Hydrogen has become a very promising green energy source and it has the potential to be utilized in a variety of applications. Hydrogen, as a power source, has the benefits of being transportable and stored over long periods of times, and does not lead to any carbon emissions related to the utilization of the power source. Thermal EOR methods are among the most used recovery methods. They involve the introduction of thermal energy or heat into the reservoir to raise the temperature of the oil and reduce its viscosity. The heat makes the oil mobile and assists in moving it towards the producer wells. The heat can be added externally by injecting a hot fluid such as steam or hot water into the formations, or it can be generated internally through in-situ combustion by burning the oil in depleted gas or waterflooded reservoirs using air or oxygen. This method is an attractive alternative to produce cost-efficiently significant amounts of hydrogen from these depleted or waterflooded reservoirs. A major challenge is to optimize injection of air/oxygen to maximize hydrogen production via ensuring that the in-situ combustion sufficiently supports the breakdown of water into hydrogen molecules.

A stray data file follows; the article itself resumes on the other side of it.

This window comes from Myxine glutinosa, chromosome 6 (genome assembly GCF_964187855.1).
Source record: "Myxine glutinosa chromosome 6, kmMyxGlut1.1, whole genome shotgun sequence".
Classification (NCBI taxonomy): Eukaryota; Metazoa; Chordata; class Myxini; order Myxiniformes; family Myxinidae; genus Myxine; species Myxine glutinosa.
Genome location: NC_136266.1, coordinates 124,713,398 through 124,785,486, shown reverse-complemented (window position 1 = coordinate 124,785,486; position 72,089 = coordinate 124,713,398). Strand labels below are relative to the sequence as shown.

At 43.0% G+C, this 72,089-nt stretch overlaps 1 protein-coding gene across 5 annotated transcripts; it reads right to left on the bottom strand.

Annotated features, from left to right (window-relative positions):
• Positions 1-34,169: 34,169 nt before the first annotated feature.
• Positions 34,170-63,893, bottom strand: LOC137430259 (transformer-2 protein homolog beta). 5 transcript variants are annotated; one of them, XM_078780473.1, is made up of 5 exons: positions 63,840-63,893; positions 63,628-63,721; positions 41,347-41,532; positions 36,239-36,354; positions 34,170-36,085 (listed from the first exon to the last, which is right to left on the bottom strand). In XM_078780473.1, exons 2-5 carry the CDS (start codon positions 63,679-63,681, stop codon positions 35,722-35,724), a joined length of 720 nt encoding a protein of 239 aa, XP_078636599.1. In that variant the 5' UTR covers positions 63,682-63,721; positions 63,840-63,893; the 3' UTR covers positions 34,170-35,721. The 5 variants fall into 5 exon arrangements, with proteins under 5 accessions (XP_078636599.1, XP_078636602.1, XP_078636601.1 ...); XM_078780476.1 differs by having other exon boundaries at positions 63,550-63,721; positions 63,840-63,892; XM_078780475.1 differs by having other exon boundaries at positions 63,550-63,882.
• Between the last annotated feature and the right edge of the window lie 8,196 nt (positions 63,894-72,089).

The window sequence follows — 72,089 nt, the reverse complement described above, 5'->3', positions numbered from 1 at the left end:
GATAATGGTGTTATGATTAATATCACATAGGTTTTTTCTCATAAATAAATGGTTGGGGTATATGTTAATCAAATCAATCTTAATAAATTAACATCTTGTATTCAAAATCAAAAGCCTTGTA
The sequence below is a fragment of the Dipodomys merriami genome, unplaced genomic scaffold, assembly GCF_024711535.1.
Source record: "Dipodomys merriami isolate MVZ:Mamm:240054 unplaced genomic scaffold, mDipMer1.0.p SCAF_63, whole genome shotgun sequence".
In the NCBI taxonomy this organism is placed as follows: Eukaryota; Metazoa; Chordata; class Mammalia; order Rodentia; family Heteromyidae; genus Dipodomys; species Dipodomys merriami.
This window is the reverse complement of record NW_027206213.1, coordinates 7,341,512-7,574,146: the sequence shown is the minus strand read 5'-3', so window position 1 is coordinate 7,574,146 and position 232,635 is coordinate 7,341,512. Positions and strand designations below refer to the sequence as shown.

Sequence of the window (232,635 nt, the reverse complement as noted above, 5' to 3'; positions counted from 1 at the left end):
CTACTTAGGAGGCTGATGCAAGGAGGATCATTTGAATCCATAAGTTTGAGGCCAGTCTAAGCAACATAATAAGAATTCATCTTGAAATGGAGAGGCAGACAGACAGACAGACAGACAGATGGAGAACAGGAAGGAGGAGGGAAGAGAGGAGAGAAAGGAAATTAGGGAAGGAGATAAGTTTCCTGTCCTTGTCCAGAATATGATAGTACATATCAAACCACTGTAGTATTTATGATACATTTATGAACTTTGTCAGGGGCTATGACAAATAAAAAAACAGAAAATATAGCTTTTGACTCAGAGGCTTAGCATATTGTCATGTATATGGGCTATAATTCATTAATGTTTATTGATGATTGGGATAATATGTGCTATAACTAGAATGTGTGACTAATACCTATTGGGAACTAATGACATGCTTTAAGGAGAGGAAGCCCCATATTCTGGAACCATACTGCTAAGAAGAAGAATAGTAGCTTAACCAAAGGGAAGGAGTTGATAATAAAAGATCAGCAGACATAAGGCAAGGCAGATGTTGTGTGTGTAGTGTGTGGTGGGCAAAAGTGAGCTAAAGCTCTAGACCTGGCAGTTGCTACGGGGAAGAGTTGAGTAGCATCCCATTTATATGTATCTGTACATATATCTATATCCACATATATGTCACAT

which can then be separated from other gases via a palladium copper alloy membrane, leaving clean blue hydrogen. A crucial challenge in this process is achieving sufficient temperature in the reservoir in order to achieve this combustion process. The temperatures typically must reach around 500 degree Celsius to break the molecules apart. Hence, accurately monitoring the temperature within the reservoir plays a crucial role in order to optimize the oxygen injection and maximize recovery from the reservoir.
Artificial intelligence (AI) practices have allowed to significantly improve optimization of reservoir production, based on observations in the near wellbore reservoir layers. This work utilizes a data-driven physics-inspired AI model for the optimal control of the high temperature wireless sensors for the optimal control of the oxygen injection in real-time.
The framework was examined on a synthetic reservoir model with various producers and injectors. Each producer and injector contain various wireless high temperature sensors that are connected to each other. The framework then utilizes the temperature sensor data, in addition to the produced hydrogen, to optimize oxygen injection.
This work represents a first and innovative approach to optimize subsurface wireless high temperature wireless sensing for maximizing hydrogen recovery from waterflooded reservoirs. The data-driven approach allows to optimize the hydrogen recovery representing a crucial element towards the drive for economical extraction of blue hydrogen.